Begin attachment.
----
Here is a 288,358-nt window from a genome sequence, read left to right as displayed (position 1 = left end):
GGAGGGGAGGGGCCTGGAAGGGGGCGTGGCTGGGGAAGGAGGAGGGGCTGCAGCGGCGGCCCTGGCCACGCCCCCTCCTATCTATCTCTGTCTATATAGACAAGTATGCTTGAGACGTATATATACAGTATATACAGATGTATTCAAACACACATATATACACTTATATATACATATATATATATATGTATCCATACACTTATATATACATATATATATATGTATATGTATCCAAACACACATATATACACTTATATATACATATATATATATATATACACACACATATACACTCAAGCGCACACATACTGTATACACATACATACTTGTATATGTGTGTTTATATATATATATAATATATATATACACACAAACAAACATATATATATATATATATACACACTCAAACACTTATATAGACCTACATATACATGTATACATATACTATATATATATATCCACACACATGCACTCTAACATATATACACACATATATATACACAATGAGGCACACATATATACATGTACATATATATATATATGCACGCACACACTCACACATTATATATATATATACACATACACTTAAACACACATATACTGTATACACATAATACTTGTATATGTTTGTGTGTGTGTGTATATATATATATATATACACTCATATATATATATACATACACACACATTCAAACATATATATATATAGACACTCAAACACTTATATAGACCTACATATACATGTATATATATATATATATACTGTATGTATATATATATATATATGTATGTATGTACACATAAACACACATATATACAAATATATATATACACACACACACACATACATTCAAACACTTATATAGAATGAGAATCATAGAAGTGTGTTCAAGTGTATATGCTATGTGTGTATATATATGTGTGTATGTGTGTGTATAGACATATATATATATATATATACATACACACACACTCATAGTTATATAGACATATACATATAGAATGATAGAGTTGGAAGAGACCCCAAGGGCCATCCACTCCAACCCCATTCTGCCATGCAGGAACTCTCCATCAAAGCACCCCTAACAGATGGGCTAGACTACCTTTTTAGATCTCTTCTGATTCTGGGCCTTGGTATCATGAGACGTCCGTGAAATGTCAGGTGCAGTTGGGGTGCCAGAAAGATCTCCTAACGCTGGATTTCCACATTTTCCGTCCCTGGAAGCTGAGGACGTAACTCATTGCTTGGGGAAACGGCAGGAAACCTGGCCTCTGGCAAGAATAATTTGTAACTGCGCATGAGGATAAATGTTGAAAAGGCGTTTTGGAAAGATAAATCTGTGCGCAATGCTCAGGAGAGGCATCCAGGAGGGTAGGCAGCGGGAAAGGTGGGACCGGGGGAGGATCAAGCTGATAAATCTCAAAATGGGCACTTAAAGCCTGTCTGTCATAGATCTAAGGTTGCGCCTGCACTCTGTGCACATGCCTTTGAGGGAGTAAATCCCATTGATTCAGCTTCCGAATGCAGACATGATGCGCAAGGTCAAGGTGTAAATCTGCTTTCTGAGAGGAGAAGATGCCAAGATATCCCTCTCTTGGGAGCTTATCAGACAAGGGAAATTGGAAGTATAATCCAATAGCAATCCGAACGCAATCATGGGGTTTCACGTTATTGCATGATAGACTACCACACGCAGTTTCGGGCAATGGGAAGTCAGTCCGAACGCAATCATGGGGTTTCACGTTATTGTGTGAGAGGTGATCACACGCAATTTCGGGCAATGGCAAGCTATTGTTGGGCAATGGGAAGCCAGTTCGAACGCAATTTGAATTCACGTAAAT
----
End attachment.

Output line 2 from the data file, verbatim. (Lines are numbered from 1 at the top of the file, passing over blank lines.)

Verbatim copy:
GGAGGGGAGGGGCCTGGAAGGGGGCGTGGCTGGGGAAGGAGGAGGGGCTGCAGCGGCGGCCCTGGCCACGCCCCCTCCTATCTATCTCTGTCTATATAGACAAGTATGCTTGAGACGTATATATACAGTATATACAGATGTATTCAAACACACATATATACACTTATATATACATATATATATATATGTATCCATACACTTATATATACATATATATATATGTATATGTATCCAAACACACATATATACACTTATATATACATATATATATATATATACACACACATATACACTCAAGCGCACACATACTGTATACACATACATACTTGTATATGTGTGTTTATATATATATATAATATATATATACACACAAACAAACATATATATATATATATATACACACTCAAACACTTATATAGACCTACATATACATGTATACATATACTATATATATATATCCACACACATGCACTCTAACATATATACACACATATATATACACAATGAGGCACACATATATACATGTACATATATATATATATGCACGCACACACTCACACATTATATATATATATACACATACACTTAAACACACATATACTGTATACACATAATACTTGTATATGTTTGTGTGTGTGTGTATATATATATATATATACACTCATATATATATATACATACACACACATTCAAACATATATATATATAGACACTCAAACACTTATATAGACCTACATATACATGTATATATATATATATATACTGTATGTATATATATATATATATGTATGTATGTACACATAAACACACATATATACAAATATATATATACACACACACACACATACATTCAAACACTTATATAGAATGAGAATCATAGAAGTGTGTTCAAGTGTATATGCTATGTGTGTATATATATGTGTGTATGTGTGTGTATAGACATATATATATATATATATACATACACACACACTCATAGTTATATAGACATATACATATAGAATGATAGAGTTGGAAGAGACCCCAAGGGCCATCCACTCCAACCCCATTCTGCCATGCAGGAACTCTCCATCAAAGCACCCCTAACAGATGGGCTAGACTACCTTTTTAGATCTCTTCTGATTCTGGGCCTTGGTATCATGAGACGTCCGTGAAATGTCAGGTGCAGTTGGGGTGCCAGAAAGATCTCCTAACGCTGGATTTCCACATTTTCCGTCCCTGGAAGCTGAGGACGTAACTCATTGCTTGGGGAAACGGCAGGAAACCTGGCCTCTGGCAAGAATAATTTGTAACTGCGCATGAGGATAAATGTTGAAAAGGCGTTTTGGAAAGATAAATCTGTGCGCAATGCTCAGGAGAGGCATCCAGGAGGGTAGGCAGCGGGAAAGGTGGGACCGGGGGAGGATCAAGCTGATAAATCTCAAAATGGGCACTTAAAGCCTGTCTGTCATAGATCTAAGGTTGCGCCTGCACTCTGTGCACATGCCTTTGAGGGAGTAAATCCCATTGATTCAGCTTCCGAATGCAGACATGATGCGCAAGGTCAAGGTGTAAATCTGCTTTCTGAGAGGAGAAGATGCCAAGATATCCCTCTCTTGGGAGCTTATCAGACAAGGGAAATTGGAAGTATAATCCAATAGCAATCCGAACGCAATCATGGGGTTTCACGTTATTGCATGATAGACTACCACACGCAGTTTCGGGCAATGGGAAGTCAGTCCGAACGCAATCATGGGGTTTCACGTTATTGTGTGAGAGGTGATCACACGCAATTTCGGGCAATGGCAAGCTATTGTTGGGCAATGGGAAGCCAGTTCGAACGCAATTTGAATTCACGTAAAT